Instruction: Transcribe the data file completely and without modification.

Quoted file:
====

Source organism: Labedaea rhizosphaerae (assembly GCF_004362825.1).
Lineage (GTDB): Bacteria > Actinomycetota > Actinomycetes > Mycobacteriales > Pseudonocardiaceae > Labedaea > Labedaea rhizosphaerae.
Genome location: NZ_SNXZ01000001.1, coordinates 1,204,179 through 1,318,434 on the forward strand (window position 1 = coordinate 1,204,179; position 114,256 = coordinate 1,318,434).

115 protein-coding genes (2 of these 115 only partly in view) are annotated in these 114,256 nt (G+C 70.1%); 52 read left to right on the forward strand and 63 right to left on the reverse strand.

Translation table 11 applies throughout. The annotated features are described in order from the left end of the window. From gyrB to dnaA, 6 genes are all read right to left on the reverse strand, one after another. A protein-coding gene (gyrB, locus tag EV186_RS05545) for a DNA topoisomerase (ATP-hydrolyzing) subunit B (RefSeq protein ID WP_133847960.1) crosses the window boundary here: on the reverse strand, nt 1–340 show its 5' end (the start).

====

Source organism: Labedaea rhizosphaerae (assembly GCF_004362825.1).
Lineage (GTDB): Bacteria > Actinomycetota > Actinomycetes > Mycobacteriales > Pseudonocardiaceae > Labedaea > Labedaea rhizosphaerae.
Genome location: NZ_SNXZ01000001.1, coordinates 1,204,179 through 1,318,434 on the forward strand (window position 1 = coordinate 1,204,179; position 114,256 = coordinate 1,318,434).

115 protein-coding genes (2 of these 115 only partly in view) are annotated in these 114,256 nt (G+C 70.1%); 52 read left to right on the forward strand and 63 right to left on the reverse strand.

Translation table 11 applies throughout. The annotated features are described in order from the left end of the window. From gyrB to dnaA, 6 genes are all read right to left on the reverse strand, one after another. A protein-coding gene (gyrB, locus tag EV186_RS05545) for a DNA topoisomerase (ATP-hydrolyzing) subunit B (RefSeq protein ID WP_133847960.1) crosses the window boundary here: on the reverse strand, nt 1–340 show its 5' end (the start).